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Immortals is a massive large-budget production from critically acclaimed filmmaker Tarsem Singh. The premise surrounds mythological stories with a war between the diabolical King Hyperion (Mickey Rourke) and the Gods who wish to protect the fate of mankind from the destruction the evil king wishes to accomplish through finding a highly-sought weapon of incredible power. The only hope seems to be found in the possibility that a mortal man is chosen to save mankind. Zeus (Luke Evans) chooses for Theseus (Henry Cavill) to be that hero. A prophet who can see into the future by the name Phaedra (Freida Pinto) can also help to realize the possibility of a better future. The safety of the world depends upon the heroics of these select few and the loyal companions who journey with them.
That sounds like a decent setup for a film (and in some ways it is). The unfortunate aspect is that the screenplay by Charley Parlapanides and Vlas Parlapanides is not that impressive. The biggest mistake of this almost entirely misfired effort is that it forgets the fundamentals of solid filmmaking. The storyline is so poorly developed as a whole and the characters are barely developed for most of the run-time that the experience winds up feeling more like a chore to sit through than like a history lesson, a journey into myth, or good entertainment. The lack of a worthwhile story and characters has a detrimental role in every other aspect becoming underwhelming.
The visuals are often impressive. The film was directed by Tarsem (The Fall) so it shouldn't come as a major surprise to fans of the filmmaker that there are elements to the film that demonstrate genuine knowledge and skill in regards to the establishment of a memorable visual idea. It is unfortunate then that so much of Immortals focuses on an overbearing level of grotesque violence and disturbing imagery that doesn't add to the film, but that removes yet another layer of possibility. One might wonder if the entire goal of making Immortals wound up being to turn the film into as gloomy an experience as possible so storytelling wouldn't have to be a "consideration" of the audience.
The performances left me feeling disappointed. Most of the actors seem interchangeable in their roles to some degree. There simply isn't enough time spent on developing the stories these characters should have had. The real winner is Freida Pinto, who is not only incredibly beautiful but an absolutely talented actress. It is interesting to see a nice performance from her in this otherwise dreary effort. John Hurt also offers some good supporting moments but his character is so briefly utilized that one might wish he had been offered an expanded part to help liven things up a bit. The worst actor in the film is unsurprisingly Mickey Rourke. I'm saying that as someone who has actually been quite impressed by the actor in other efforts. It just seems as though some of the acclaim went to his head a little too quickly as several recent efforts from the actor have demonstrated an almost complete disregard for actually attempting to perform as various characters. Rourke seems as though he is sleepwalking through the same dull performance over and over again in recent productions (including Immortals).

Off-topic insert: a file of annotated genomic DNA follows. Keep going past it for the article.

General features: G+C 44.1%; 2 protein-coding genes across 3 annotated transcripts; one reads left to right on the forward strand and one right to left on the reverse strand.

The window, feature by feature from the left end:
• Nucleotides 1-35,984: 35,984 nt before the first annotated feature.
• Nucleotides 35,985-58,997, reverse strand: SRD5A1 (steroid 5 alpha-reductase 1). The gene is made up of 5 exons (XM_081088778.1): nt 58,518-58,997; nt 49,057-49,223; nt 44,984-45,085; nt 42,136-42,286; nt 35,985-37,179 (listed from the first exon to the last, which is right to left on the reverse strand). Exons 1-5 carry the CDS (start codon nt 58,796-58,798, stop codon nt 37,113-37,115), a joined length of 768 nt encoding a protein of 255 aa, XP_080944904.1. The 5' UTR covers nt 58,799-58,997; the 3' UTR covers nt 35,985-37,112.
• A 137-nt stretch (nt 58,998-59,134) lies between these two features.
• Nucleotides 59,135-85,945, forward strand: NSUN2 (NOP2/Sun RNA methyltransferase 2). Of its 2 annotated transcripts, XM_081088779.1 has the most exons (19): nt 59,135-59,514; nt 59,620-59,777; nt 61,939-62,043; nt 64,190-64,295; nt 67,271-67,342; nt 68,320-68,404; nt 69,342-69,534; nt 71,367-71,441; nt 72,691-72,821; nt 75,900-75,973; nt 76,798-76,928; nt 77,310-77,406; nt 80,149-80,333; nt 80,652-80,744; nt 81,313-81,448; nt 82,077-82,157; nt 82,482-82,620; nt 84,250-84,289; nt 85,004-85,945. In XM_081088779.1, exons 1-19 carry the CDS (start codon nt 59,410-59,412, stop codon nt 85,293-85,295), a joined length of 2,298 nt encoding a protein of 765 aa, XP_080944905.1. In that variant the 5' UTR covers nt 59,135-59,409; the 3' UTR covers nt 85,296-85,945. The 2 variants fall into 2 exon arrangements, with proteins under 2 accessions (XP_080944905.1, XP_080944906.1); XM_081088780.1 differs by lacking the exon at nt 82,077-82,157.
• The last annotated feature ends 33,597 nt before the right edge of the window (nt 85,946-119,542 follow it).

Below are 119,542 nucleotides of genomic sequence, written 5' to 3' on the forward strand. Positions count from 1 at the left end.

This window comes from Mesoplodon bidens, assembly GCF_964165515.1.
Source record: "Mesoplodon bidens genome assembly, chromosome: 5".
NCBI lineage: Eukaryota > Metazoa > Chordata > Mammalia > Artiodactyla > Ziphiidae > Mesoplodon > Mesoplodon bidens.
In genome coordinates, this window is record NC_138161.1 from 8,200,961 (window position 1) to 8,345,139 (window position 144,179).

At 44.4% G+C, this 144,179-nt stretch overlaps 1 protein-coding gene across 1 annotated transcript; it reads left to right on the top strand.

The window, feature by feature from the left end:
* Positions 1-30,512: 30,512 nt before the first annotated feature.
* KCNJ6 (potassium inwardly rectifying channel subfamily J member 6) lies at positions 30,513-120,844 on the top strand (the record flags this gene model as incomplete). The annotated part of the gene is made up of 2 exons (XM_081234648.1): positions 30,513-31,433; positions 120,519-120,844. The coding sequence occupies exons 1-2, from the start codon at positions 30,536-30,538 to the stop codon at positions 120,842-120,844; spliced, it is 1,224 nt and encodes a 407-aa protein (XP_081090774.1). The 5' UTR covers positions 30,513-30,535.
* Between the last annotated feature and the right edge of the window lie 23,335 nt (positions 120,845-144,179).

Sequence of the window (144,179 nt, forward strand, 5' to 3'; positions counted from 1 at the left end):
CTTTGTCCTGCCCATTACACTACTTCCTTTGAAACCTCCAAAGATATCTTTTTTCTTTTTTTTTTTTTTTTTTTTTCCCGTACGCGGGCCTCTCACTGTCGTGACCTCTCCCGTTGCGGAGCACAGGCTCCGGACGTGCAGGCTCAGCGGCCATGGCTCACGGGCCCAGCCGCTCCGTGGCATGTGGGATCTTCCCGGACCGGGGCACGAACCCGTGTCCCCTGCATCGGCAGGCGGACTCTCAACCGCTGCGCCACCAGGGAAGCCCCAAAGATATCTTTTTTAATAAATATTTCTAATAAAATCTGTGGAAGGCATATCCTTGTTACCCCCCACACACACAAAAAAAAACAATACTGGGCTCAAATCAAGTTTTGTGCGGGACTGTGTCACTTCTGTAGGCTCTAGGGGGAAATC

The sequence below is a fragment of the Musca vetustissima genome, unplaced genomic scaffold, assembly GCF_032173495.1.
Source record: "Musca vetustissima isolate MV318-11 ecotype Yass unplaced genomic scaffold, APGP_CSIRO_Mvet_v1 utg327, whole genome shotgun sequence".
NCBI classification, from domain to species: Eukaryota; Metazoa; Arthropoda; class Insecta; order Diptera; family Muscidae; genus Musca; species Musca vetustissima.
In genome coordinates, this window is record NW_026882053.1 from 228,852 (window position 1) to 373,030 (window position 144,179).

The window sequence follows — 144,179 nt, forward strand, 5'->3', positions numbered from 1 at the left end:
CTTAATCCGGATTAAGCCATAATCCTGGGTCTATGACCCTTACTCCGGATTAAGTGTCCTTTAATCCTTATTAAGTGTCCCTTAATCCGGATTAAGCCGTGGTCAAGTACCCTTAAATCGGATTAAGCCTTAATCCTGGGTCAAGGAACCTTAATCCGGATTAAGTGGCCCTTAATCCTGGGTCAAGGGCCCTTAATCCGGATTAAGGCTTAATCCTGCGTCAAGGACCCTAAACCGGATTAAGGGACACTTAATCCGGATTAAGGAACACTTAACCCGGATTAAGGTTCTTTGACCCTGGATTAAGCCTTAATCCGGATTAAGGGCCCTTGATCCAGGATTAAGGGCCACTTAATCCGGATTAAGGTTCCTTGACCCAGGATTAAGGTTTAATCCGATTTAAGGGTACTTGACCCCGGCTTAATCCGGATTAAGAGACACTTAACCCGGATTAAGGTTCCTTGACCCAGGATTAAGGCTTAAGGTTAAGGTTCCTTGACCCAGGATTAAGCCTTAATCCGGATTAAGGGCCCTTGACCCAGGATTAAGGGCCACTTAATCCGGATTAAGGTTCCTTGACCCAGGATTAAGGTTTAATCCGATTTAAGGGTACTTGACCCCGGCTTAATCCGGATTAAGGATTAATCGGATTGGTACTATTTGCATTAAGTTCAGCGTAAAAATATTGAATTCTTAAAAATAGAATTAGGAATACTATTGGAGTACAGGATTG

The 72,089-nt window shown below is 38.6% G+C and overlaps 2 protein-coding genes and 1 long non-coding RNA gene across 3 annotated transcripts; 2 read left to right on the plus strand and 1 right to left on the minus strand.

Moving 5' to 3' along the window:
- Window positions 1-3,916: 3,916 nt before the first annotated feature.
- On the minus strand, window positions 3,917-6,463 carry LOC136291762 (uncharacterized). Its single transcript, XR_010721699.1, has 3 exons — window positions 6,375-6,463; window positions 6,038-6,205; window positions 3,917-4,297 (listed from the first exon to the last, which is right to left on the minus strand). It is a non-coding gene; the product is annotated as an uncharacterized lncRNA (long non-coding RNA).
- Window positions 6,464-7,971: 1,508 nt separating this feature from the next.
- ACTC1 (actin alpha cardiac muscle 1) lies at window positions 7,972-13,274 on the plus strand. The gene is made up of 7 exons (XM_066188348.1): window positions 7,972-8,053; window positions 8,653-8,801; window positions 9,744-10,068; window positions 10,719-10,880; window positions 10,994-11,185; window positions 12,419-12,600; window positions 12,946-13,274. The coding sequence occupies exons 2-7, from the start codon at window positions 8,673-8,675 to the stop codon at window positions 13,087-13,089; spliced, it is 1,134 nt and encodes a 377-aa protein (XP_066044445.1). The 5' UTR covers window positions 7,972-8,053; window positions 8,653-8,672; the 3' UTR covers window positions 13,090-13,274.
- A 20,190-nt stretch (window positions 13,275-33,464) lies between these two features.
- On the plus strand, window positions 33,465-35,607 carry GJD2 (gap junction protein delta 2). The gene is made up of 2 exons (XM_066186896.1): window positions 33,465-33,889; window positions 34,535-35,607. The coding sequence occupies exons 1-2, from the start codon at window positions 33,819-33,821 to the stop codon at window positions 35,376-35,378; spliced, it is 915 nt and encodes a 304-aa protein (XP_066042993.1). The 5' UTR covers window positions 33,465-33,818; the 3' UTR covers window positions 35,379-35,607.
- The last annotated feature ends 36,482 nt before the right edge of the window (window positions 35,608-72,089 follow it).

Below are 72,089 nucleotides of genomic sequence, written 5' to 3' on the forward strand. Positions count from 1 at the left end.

There are many scenes where I wondered what exactly was even happening on screen as it was so haphazardly pieced together that I genuinely felt some degree of confused irritation. The editing and directing is frequently so poor in execution that a slight attempt at drama is followed immediately by another bloodbath, then another, and another... and it all starts to blur together and any intended point of the film feels lost in its own confused scripting. The scope of the film is constantly grand in ambition - that is one area where I felt no confusion or dismay. Yet why was so much effort put into creating a grand scope in technical areas of expertise when the very creation of the film feels unnecessary? For a story that claims to be about immortality it seems as though the filmmakers have forgotten their message to the audience. The film should remember that most cinematic efforts these days can achieve some level of "immortality" on DVD or Blu-ray but that audiences typically only fondly remember the good or great ones. Immortals is neither and will most assuredly be forgotten by many audience members as soon as the credits start to roll. Thanks for attempting to make a good movie Tarsem, but next time... please try a wee bit more.
Neil Lumbard is a lifelong fan of cinema. He aspires to make movies and has written two screenplays on spec. He loves writing, and currently does in Texas.